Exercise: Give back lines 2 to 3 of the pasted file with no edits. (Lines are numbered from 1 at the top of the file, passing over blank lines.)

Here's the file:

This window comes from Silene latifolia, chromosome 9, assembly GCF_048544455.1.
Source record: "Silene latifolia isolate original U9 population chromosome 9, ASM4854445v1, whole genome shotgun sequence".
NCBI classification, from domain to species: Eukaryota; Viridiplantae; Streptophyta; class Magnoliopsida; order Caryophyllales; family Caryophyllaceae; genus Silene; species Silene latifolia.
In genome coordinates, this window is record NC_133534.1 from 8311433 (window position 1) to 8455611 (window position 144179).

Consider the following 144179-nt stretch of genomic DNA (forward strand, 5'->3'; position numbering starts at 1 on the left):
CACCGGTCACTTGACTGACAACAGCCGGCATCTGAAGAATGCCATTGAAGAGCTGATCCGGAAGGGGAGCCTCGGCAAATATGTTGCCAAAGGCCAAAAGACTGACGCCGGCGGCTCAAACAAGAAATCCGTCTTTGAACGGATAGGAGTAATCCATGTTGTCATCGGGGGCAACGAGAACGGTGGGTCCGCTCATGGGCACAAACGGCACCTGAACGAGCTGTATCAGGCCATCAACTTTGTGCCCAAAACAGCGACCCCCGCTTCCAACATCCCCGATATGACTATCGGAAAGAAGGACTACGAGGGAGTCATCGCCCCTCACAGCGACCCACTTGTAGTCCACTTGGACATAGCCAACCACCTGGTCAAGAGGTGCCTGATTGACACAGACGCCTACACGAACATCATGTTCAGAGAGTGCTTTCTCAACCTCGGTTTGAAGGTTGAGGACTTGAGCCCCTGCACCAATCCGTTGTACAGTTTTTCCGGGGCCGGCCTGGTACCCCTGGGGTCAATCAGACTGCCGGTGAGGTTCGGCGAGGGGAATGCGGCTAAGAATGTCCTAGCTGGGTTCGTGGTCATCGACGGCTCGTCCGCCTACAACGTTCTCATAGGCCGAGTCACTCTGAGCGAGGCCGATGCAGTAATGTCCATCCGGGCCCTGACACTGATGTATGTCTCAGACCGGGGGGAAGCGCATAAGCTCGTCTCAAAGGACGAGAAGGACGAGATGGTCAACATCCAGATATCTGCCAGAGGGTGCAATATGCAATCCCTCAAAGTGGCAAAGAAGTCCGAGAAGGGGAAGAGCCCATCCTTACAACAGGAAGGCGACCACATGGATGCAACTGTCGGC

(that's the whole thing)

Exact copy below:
Source record: "Silene latifolia isolate original U9 population chromosome 9, ASM4854445v1, whole genome shotgun sequence".
NCBI classification, from domain to species: Eukaryota; Viridiplantae; Streptophyta; class Magnoliopsida; order Caryophyllales; family Caryophyllaceae; genus Silene; species Silene latifolia.